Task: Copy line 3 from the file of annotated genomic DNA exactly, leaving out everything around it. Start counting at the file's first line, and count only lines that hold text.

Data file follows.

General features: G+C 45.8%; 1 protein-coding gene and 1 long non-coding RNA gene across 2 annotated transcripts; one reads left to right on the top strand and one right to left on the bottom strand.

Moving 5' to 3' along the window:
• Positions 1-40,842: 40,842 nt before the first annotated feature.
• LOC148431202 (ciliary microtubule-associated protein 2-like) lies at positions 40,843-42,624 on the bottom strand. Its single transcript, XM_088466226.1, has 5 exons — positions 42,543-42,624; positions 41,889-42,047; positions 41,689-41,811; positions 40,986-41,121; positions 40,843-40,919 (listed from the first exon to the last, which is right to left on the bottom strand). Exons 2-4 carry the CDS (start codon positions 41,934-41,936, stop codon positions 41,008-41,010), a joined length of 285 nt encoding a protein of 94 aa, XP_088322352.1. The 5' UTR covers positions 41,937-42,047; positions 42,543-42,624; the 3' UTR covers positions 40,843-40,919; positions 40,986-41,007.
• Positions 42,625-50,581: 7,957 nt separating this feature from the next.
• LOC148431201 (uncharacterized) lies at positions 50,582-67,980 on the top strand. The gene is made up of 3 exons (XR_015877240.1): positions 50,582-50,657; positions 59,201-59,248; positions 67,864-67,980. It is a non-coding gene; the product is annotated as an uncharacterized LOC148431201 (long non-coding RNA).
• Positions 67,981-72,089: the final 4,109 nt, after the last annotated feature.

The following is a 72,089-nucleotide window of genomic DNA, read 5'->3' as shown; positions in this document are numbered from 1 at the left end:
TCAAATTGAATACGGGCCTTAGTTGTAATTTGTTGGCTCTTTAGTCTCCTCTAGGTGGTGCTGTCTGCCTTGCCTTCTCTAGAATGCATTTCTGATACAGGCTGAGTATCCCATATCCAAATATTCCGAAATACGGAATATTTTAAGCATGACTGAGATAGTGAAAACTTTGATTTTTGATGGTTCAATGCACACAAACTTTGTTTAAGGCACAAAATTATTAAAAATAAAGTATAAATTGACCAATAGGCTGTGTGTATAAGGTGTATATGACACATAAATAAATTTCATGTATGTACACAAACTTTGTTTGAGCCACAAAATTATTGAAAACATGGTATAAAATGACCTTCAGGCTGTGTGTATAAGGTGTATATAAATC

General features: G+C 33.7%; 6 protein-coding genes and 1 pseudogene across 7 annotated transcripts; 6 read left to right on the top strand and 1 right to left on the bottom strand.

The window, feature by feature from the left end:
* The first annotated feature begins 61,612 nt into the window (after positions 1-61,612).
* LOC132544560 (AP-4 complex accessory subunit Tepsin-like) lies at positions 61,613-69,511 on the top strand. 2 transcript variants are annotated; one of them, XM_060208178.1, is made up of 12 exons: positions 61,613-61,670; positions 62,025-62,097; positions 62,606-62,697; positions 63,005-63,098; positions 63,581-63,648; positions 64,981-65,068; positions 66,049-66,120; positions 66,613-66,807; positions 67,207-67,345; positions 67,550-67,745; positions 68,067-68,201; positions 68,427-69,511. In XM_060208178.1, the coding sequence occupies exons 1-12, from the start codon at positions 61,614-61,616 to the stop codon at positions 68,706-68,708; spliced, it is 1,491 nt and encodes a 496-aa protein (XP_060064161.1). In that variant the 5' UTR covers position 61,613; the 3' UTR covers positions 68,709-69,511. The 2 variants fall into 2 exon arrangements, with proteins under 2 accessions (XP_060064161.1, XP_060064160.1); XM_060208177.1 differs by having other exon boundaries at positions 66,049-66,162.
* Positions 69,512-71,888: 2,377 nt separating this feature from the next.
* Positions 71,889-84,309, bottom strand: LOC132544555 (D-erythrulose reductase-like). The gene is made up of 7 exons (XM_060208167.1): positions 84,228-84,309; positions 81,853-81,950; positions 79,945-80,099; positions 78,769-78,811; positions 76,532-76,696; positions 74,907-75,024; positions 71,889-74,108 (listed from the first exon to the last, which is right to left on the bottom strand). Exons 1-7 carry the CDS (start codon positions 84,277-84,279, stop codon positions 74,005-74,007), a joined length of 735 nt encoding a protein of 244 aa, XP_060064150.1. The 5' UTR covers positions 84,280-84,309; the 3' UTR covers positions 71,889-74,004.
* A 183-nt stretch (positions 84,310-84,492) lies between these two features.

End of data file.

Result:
• Positions 1-40,842: 40,842 nt before the first annotated feature.